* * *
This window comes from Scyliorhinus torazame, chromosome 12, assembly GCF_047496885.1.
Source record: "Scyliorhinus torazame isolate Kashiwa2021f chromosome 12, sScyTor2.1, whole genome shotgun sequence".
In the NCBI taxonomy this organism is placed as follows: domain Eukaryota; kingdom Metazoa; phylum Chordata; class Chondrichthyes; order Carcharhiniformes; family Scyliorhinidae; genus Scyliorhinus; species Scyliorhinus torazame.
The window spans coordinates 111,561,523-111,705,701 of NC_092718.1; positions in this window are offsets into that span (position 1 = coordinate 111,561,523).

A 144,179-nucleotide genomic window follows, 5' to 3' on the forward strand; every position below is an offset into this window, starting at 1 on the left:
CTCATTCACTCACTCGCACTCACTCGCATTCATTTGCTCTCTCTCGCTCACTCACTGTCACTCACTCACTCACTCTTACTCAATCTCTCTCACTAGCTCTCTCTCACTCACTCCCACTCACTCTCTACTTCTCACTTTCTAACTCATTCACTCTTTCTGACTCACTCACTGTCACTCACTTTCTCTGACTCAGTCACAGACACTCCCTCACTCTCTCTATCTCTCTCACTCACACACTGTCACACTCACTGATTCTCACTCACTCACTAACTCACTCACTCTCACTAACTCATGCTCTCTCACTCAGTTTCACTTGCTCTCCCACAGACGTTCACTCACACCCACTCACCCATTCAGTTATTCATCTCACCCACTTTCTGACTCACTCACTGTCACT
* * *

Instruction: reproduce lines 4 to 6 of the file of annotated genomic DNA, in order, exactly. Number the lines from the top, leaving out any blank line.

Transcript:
The window spans coordinates 111,561,523-111,705,701 of NC_092718.1; positions in this window are offsets into that span (position 1 = coordinate 111,561,523).

A 144,179-nucleotide genomic window follows, 5' to 3' on the forward strand; every position below is an offset into this window, starting at 1 on the left:
CTCATTCACTCACTCGCACTCACTCGCATTCATTTGCTCTCTCTCGCTCACTCACTGTCACTCACTCACTCACTCTTACTCAATCTCTCTCACTAGCTCTCTCTCACTCACTCCCACTCACTCTCTACTTCTCACTTTCTAACTCATTCACTCTTTCTGACTCACTCACTGTCACTCACTTTCTCTGACTCAGTCACAGACACTCCCTCACTCTCTCTATCTCTCTCACTCACACACTGTCACACTCACTGATTCTCACTCACTCACTAACTCACTCACTCTCACTAACTCATGCTCTCTCACTCAGTTTCACTTGCTCTCCCACAGACGTTCACTCACACCCACTCACCCATTCAGTTATTCATCTCACCCACTTTCTGACTCACTCACTGTCACT